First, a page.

• 5. 100Economic inequities are pronounced in 100East Asia and the Pacific 80 98 8060 The poorest households have much lower access to 60 improved sanitation facilities than richer households in 65 40 many countries in the region (such as in Lao PDR where 40 20 coverage is only 7% in the poorest quintile but 98% in the 36 20 richest) 21 0 Open defecation levels are generally much higher for 0 7 Poorest 2nd 3rd 4th Richest Poorest 2nd 3rd 4th Richest poorer households, such as in Indonesia and Lao PDR Lao PDR MICS 2006 Improved Unimproved Open Defecation 100 100 100 98 100 100 95 96 80 85 80 80 76 60 66 60 60 64 56 57 40 40 40 45 42 31 20 20 20 11 0 0 0 Poorest 2nd 3rd 4th Richest Poorest 2nd 3rd 4th Richest Poorest 2nd 3rd 4th Richest Viet Nam MICS 2011 Indonesia DHS 2007 Mongolia MICS 2010Use of improved sanitation facilities, unimproved facilities, and open defecation by wealth quintiles, with improved figureshighlighted (%). Data sources as shown. The shared facilities category is not included for multi-study comparison. In theMongolia chart, unimproved includes both open defecation and other unimproved. Wealth quintiles are based on the assetindices used by the household surveys, divided into five categories.Regional and country averages mask large disparities within countries This ‘equity tree’ example from the Philippines shows that the poorest households in rural areas have much lower coverage levels than many national, regional and global averages 100 Richest 20% 100 Richest 20% 98 Samoa Urban Rural 96 Malaysia 93 Tokelu 85 CEE/CIS 79 Urban 75 Poorest 20% 74 Philippines Urban 69 Rural 67 East Asia & the Pacific 64 China 63 World 57 Vanuatu 51 Mongolia 47 Timor-Leste 45 Papua New Guinea 39 Poorest 20% 38 South Asia Rural 30 Sub S Africa 31 CambodiaUse of Improved sanitation in the Philippines, per cent. Sources: JMP 2012 and Philippines DHS, 2008;CEE/CIS is Central, Eastern Europe and the Commonwealth of Independent StatesA Snapshot of Sanitation and Hygiene in East Asia and the Pacific – 2012 Update 4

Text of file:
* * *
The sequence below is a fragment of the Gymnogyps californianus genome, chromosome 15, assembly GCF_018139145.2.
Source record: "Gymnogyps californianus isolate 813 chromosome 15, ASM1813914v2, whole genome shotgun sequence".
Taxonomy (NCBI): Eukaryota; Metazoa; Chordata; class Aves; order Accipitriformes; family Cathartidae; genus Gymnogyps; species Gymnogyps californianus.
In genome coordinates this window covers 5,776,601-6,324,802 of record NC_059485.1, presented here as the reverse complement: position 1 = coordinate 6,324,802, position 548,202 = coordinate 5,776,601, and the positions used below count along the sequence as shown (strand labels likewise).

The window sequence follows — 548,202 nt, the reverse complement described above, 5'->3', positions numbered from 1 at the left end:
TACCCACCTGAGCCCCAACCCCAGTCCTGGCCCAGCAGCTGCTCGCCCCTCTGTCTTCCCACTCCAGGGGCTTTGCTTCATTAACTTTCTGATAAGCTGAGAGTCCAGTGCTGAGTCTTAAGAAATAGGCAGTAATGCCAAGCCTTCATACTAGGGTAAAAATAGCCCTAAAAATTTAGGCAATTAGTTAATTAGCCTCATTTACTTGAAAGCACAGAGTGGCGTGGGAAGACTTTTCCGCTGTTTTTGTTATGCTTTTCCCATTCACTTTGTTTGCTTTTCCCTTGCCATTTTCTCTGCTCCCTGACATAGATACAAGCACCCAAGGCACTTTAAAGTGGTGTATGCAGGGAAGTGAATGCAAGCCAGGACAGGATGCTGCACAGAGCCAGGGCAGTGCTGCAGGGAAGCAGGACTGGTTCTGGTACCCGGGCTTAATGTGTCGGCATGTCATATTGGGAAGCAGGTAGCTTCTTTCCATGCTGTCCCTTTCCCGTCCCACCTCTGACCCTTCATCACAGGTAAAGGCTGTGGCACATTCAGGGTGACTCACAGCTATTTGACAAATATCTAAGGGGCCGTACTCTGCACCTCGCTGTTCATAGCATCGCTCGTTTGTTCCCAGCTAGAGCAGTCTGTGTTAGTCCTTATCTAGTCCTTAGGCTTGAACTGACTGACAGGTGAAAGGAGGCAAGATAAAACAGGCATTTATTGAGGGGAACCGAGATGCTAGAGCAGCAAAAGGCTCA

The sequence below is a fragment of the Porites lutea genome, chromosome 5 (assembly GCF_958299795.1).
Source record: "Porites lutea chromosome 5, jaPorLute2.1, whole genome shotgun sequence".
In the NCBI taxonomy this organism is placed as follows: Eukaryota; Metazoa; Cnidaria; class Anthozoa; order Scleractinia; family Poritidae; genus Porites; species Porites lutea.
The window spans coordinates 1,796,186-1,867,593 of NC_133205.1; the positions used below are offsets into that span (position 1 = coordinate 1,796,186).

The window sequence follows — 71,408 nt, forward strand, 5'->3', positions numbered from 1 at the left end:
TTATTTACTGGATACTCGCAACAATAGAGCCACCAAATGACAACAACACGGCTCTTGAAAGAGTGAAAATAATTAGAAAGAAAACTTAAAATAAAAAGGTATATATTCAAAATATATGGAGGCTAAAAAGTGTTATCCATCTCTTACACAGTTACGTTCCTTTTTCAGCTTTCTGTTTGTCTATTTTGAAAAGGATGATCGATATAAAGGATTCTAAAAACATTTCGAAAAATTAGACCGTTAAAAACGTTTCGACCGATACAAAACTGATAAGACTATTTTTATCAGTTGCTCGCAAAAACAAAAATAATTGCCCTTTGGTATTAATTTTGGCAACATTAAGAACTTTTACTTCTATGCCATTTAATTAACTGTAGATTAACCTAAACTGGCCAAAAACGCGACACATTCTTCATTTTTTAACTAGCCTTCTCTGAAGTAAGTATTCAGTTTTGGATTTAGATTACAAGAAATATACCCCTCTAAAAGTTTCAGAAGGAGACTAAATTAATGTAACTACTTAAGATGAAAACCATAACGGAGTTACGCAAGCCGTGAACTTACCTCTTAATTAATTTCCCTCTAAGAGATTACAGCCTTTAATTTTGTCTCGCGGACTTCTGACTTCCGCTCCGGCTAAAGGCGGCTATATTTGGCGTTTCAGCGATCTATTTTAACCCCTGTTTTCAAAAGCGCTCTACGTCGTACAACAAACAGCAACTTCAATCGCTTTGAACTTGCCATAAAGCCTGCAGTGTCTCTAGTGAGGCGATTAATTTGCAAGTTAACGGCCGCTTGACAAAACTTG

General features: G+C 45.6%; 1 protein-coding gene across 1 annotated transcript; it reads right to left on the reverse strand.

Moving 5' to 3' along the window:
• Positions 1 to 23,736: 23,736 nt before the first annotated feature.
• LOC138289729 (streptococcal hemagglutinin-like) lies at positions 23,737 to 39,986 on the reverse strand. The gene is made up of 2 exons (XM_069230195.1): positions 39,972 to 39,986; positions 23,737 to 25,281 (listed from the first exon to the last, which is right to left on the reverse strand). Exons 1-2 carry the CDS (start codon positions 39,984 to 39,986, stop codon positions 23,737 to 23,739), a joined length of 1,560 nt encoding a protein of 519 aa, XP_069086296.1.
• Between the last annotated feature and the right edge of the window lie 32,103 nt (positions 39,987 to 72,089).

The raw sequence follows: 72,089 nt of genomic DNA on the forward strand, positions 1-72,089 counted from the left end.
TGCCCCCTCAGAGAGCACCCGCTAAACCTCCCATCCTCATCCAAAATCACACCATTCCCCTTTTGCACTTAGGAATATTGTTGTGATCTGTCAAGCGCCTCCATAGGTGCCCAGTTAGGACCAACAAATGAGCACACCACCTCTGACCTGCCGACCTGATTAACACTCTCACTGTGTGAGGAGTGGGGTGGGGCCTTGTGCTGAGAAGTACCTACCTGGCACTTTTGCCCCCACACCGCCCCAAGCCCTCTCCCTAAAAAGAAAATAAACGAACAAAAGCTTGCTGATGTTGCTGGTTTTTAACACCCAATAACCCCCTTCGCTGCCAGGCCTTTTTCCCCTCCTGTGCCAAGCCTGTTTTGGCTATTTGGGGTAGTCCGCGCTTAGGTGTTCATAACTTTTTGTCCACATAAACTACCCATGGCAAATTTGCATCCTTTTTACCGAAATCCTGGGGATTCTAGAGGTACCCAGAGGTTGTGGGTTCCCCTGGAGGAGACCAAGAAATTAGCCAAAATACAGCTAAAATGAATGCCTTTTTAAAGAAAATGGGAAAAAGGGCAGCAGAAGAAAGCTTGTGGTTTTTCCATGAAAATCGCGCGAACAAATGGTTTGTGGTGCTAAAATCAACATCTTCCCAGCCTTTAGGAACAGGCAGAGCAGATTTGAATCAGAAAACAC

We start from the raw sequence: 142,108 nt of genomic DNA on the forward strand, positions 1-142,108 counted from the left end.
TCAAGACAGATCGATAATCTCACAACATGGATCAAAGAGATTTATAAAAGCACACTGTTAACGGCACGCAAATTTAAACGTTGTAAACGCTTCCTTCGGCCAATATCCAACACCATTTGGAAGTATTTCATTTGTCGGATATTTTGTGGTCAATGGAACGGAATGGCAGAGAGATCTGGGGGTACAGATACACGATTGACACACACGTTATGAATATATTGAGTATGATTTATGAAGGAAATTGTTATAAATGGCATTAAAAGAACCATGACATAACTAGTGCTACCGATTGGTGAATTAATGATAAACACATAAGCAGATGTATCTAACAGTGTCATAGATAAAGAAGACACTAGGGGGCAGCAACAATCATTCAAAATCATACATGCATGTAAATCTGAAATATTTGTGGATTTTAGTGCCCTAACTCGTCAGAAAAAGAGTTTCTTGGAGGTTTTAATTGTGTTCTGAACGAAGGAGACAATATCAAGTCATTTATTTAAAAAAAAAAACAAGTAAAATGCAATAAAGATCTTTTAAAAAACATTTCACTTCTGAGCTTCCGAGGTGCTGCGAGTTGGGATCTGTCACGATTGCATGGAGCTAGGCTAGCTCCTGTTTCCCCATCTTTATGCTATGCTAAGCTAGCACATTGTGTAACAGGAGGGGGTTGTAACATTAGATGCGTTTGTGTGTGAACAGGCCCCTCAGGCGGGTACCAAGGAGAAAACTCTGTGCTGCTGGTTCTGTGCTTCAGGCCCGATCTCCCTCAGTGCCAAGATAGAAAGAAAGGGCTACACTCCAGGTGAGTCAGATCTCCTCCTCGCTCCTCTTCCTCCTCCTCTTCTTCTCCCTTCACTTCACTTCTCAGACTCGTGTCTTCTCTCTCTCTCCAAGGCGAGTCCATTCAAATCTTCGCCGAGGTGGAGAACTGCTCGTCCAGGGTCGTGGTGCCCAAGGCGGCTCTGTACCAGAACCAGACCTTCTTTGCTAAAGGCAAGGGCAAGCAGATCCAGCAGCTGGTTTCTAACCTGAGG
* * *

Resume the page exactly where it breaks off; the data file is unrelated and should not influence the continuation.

• 6. Focus on the Pacific Sub-RegionProgress has stalled in the Pacific Sub-Region* overall In 1990 the Pacific sub-region had much higher national sanitation coverage levels than the East Asia sub-region and many other parts of the world By 2010 the Pacific had been passed by East Asia and by other regions of the world for national and rural coverage All regions have made much better progress than the Pacific sub-regionThe East Asia sub- Urban Improved Rural Improved National Improvedregion has passed the East AsiaPacific sub-region 1990 54 20 29 2000 65 39 48 2010 76 57 66 Pacific 1990 82 44 51Use of improved sanitation 2000 81 43 50facilities, per cent 2010 81 45 51Gains have beenmade in all East Asia sub-region 37UNICEF regions, South Asia 16but not in the Middle East & North Africa 12Pacific Americas and Caribbean 12Percentage point gain Sub-Saharan Africa 5in national improvedsanitation facility use, CEE/CIS 41990 to 2010. Pacific Pacific sub-region 0and East Asia sub-regions compared to 0 10 20 30 40UNICEF regions. % point change 1990-2010However, some Pacific countries have made good progress Six Pacific countries have achieved over 90 per cent sanitation coverage by 2010 (Tokelau, Tonga, Samoa, Cook Islands, Niue and Palau) Nine Pacific countries are either on track to meet the MDG sanitation target, or have already achieved it The urban-rural sanitation coverage gap was significantly reduced in Fiji (from a gap of 50 percentage points in 1990 to just 23 points in 2010) and Palau (from a 42 point gap in 1990 to parity in 2010) * In this snapshot, Papua New Guinea is in the Pacific sub-region in conformance with MDG classification practices (the MDG Oceania region). This means that coverage levels and progress rates in that country heavily influence sub-regional averages due to its large population relative to Pacific Island Nations. A Snapshot of Sanitation and Hygiene in East Asia and the Pacific – 2012 Update 5